Kishi School / Schools of Nihonga 008

Kishi School

Kishi School is a school in the Kyoto circle that existed from the late Edo period to the Meiji period. Its founder is Ganku. Kishi School competed with Maruyama School as a school of artists who painted pictures of objects they observed in front of them. The painting style of Ganku was inherited by his eldest son Gantai (1782-1865) and adopted child Ganryou (1797-1852). Among the many disciples of this school are such artists as Bumpou Kawamura, Kanzan Yokoyama and Kayou Shirai. Although Chikudou Kishi of the Meiji period pioneered a new style of painting based on modern perspectives, Kishi School was not blessed with good works and disappeared from the world of Japanese painting of the modern period.


Ganku


Ganku (1756 or 1749 – January 19, 1839) was a painter who lived in the Edo period. He was the patriarch of the Kishi-ha (the Kishi school).
Originally named Saeki Masaaki, the artist was born in the city of Kanazawa on Japan’s north coast in either 1749 or 1756, (records of his birth are in conflict). He moved to Kyoto in 1773 and became a retainer to Prince Arisugawa. In 1804 he entered the imperial court as an official and was appointed Echizen-no-Suke, honorary governor of Echizen Province. He again lived in Kanazawa from 1809 and finally settled in Iwakura outside Kyoto in 1813. In the same year he officially adopted the artist’s name Ganku Kishi. Initially, Ganku studied Kanou-style painting, but early in his studies he shifted to explore the Nanpin style named for the Chinese painter Shen Nanpin (active early 18th century). Following his study of Nanpin, he explored Japanese “naturalism” under Oukyo Maruyama and nanga-inspired “naturalism” under Goshun Matsumura of the Shijou school in Kyoto. Perhaps unsatisfied with any of these popular styles, he founded his own school, the Kishi school, characterized by a rough and vigorous brush style but still reflective of the many influences his training had provided.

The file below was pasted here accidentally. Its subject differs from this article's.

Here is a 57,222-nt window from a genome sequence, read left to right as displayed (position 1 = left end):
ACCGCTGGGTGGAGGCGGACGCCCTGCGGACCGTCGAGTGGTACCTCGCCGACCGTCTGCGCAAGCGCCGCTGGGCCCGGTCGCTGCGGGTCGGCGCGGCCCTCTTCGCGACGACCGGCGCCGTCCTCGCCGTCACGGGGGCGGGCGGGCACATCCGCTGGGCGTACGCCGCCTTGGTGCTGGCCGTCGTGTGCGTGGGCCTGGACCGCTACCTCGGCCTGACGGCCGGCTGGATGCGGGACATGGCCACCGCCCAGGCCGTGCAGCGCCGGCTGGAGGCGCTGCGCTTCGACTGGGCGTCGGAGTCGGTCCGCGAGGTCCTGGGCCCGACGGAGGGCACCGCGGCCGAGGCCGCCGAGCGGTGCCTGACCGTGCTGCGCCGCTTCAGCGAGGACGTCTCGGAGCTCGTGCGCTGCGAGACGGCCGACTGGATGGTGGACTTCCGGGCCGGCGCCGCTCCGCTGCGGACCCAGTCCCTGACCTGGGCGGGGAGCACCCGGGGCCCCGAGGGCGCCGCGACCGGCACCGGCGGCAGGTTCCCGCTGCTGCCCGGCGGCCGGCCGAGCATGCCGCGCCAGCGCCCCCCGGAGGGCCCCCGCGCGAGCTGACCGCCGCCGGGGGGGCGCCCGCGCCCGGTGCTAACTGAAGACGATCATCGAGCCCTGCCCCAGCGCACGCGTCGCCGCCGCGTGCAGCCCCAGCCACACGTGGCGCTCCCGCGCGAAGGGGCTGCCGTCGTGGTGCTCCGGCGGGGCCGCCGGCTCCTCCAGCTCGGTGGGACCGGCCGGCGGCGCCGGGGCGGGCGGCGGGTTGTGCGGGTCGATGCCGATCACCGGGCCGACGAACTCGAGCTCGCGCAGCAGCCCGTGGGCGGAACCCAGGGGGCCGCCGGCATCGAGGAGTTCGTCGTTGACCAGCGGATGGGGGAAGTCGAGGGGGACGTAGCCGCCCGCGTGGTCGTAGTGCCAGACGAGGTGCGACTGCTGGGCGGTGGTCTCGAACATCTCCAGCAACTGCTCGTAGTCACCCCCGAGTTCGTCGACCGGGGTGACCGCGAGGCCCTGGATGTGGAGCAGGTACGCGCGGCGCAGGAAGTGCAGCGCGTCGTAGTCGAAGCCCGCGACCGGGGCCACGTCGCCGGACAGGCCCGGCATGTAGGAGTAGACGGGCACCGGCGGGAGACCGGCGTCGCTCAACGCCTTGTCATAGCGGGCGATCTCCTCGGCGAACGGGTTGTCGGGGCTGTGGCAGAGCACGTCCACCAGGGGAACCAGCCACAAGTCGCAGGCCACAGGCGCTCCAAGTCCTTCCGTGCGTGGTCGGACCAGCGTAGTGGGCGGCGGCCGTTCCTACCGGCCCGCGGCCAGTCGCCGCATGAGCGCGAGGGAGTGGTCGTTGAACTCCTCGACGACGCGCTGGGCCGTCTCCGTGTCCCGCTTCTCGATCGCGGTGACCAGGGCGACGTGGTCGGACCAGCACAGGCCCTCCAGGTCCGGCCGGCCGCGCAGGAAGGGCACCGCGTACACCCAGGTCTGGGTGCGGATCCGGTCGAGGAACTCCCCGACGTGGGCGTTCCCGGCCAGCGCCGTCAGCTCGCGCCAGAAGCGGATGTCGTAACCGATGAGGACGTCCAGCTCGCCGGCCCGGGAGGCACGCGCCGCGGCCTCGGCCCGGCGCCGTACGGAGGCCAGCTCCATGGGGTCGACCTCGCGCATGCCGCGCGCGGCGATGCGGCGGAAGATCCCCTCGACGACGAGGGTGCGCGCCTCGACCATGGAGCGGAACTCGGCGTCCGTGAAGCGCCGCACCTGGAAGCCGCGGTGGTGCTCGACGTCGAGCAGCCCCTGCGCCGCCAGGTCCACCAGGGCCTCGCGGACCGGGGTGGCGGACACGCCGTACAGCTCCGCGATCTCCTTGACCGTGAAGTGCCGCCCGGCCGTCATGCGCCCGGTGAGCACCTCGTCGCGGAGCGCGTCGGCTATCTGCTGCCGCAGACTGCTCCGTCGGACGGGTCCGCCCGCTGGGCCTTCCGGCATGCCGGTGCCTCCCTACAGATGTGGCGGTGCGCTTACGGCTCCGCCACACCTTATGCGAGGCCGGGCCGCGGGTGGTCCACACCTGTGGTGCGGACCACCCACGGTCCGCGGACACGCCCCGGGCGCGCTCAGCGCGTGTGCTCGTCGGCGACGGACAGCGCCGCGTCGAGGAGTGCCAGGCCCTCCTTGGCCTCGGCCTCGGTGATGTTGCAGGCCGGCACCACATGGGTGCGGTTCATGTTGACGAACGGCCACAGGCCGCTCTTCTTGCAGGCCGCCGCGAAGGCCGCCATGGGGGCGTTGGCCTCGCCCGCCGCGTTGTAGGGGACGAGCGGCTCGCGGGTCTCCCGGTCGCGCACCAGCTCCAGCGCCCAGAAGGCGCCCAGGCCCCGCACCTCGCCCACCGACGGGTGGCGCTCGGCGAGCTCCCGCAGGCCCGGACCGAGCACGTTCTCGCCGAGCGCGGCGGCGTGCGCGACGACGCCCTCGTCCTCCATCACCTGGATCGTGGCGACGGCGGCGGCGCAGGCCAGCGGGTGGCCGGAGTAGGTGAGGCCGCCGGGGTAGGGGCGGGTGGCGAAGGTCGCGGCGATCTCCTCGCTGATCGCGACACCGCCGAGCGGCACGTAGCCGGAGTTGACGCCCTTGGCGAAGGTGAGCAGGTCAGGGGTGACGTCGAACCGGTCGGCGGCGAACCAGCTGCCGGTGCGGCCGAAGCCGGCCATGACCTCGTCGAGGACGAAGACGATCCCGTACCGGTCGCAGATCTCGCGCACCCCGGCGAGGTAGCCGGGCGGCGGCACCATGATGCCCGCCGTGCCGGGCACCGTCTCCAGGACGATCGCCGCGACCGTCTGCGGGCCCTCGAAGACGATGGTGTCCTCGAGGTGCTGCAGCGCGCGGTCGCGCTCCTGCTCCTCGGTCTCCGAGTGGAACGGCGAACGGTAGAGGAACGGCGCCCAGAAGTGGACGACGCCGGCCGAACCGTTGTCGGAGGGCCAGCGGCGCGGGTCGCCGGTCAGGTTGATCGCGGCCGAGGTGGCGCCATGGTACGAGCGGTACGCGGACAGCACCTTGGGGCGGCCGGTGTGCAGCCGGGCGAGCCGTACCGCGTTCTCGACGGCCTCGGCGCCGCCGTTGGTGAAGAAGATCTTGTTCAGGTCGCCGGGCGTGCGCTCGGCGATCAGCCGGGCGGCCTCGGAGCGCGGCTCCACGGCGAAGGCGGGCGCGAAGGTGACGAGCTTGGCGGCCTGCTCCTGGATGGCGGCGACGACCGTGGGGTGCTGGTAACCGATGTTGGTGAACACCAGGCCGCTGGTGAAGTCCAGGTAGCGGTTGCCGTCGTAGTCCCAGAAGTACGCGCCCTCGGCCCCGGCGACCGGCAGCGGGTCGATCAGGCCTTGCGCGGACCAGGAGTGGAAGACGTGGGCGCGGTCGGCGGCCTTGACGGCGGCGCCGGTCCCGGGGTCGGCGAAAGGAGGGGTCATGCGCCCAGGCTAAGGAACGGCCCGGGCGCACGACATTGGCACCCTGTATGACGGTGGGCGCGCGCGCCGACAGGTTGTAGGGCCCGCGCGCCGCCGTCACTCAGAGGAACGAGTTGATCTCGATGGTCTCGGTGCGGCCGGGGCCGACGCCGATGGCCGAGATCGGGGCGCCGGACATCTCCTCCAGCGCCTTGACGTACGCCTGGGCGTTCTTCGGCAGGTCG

Tiger Paintings of Ganku


Ganku is most well known as a painter of animals, in particular tigers. His works exhibit an almost Western-seeming solidity and are often filled with a sense of drama conveyed both by the subject matter and his muscular brushwork. He studied tigers through tiger’s bones, so that his tigers paintings were clearly different from conventional ones, which were depicted based on cats.

Kishi School Works

Tiger and Waves / Ganku / Kishi School

 

Kishi School Work

Tiger / Ganku / Kishi School

 

Tiger Ganku02

Tiger / Ganku / Kishi School

 

Kishi School Work

Tiger and Dragon / Ganku / Kishi School

 

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Our Feelings For Kakejiku


 The Japanese people have long set a high value on aesthetic senses since ancient times. As a result, the
peculiar culture which is not seen in other countries blossomed and many aspects of the modern Japanese
culture come from it. Parts of Japanese culture has been introduced to people in other countries recently,
so the number of people from other countries who are interested in Japanese culture has been increasing.
However, the Japanese aesthetic senses, which are the bases of Japanese culture, have been nurtured
through a long history, intertwining various elements intricately, such as climate, geographical features,
religion, customs and so on. Therefore, they are very difficult to understand not only for people from other
countries, but even for the Japanese people. I think the best tool which conveys these difficult senses
understandably is a “kakejiku.”